Sleep studies for sleep apnoea?

Just got back from rheumy review, and one of the nurses from my iron infusions was there. First infusion was amazing, I had so much energy, second one, not so much and (as per usual when driving for longer than ten minutes) I had to pull over and sleep in a lay by before I crashed the car. The Nurse was shocked at how worn out I looked today, and the rheumy is putting a referral in for me to have a sleep study done as he suspects apnoea. Anyone have this? The mask for the face looks really freaky :/ But if it's going that way, then I guess that's what I'll have to do. How does the sleep study tend to go?

Also being told I'll keep getting tested for iron levels and if they keep going down, iron infusions will become a regular thing. I'm really grateful my rheumy is on the case, he insists that we'll get everything sorted by the end of the year so at least I can try to get some of my energy back. Fingers crossed.

10 Replies

  • My husband has sleep apnea and he has been using the mask for over a year now. It isn't the most comfortable way to sleep, of course, as you can't sleep on your tummy, for example, or if you go to the loo in the night, you need to disconnect it, then re-connect it again when you're back in bed. But he got used to it.

    The machine has a memory chip inside it that records the percentage of time you use it. Sometimes people with severe sleep apnea that fall asleep at the wheel can only continue to hold a licence if they use the mask for a high percentage of time. The doctor has a duty to report if that's not the case.

    It definitely helped his tiredness and focus during the day. he used to get a dry cough in the mornings until the doctor realised that the air was too dry, so now he's got a humidifier attached to the unit.

    It takes a month or two to start feeling better, so don't give up on it too early.

    The sleep study is just some patches and a monitor that measures the volume of air you breathe. That determines whether you have mild, moderate or severe sleep apnea, as CPAP (the mask) is used for moderate to severe.

    Give it a go - I know it looks dreadful but if it improves your fatigue, mental focus and reduces the stroke risk, then I'd say it's worth it.

  • Thanks for this, it's good to know. I hope I won't be waiting too long for the study, my rheumy did say if I hadn't heard anything in four weeks to give him a bell and chase it up. The fatigue is absolutely destroying me, and I'm due to start my uni module in October. I have no idea how I'll cope, and I had such high hopes for starting uni again :( But I'm glad my rheumy is on the case.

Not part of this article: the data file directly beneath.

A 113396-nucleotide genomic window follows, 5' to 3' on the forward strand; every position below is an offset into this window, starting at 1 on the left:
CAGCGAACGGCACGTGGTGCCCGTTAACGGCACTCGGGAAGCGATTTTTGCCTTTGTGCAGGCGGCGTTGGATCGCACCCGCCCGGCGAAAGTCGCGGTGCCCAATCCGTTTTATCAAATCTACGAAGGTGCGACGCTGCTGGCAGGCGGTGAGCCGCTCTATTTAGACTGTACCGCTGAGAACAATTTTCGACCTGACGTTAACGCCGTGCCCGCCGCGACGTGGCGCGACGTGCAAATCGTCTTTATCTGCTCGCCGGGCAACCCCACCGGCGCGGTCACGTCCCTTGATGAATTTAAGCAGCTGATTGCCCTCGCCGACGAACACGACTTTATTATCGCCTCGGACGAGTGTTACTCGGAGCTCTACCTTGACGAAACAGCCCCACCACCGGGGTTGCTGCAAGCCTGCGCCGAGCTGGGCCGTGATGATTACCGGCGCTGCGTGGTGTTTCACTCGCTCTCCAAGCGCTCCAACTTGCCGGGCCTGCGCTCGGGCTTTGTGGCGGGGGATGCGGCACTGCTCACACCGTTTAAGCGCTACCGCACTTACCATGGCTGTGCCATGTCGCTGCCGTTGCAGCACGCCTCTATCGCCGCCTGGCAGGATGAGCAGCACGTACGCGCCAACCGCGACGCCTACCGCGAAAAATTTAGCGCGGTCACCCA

• Hi Silvergilt. Re iron infusions, I have one every 3 months now and they have been a godsend. So hope they continue to work well for you, too. And good luck with the sleep study; I've heard a few people say/write how much a mask has helped them, so do post and let us know how things go.

  • I think the once every three months is what they're aiming for with me as well, or at least that's what he suggested might be the case. The full infusion the first time was WOW, I can DO THE THINGS. I even did (whispers) ironing. I never iron anything. LOL.

    Fingers crossed.

  • Ironing?! Are you sure it was just iron that they gave you and not also some weird mind-altering ingredient?

    As you may have gathered, I virtually never iron either....:)

  • Right? WHAT WITCHERY IS THIS??? lol.

  • I was reading the post thinking "wow, must ask my rheumy about iron infusions" and then read that an after-effect is the urge to iron things? Urgh, no thanks! I have had two different sleep studies recently, though. Will see the consultant in September about what the next step will be....

  • (maybe we could give it to menfolk and they'll do their own ironing? BWAHAHAHAHAH) Bless the menfolk, we love 'em.

  • So not worth the hassle, we'd have to guide them every step of the way, then they'd make a hash of it so we won't ask them again! Keep in touch about the sleep study, we can swap notes x

  • I have obstructive sleep apnoea which meant that I stopped breathing 38 times an hour. I started on a cpap machine; with nasal canulas. I now have a bipap NIPPV ; with a full face mask. My daytime fatigue has greatly improved. If you have a diagnosis of apnoea you will have to inform the licensing authority, you will be allowed to carry on driving if you follow treatment advice, it will make a difference to your insurance. I wish you the best.

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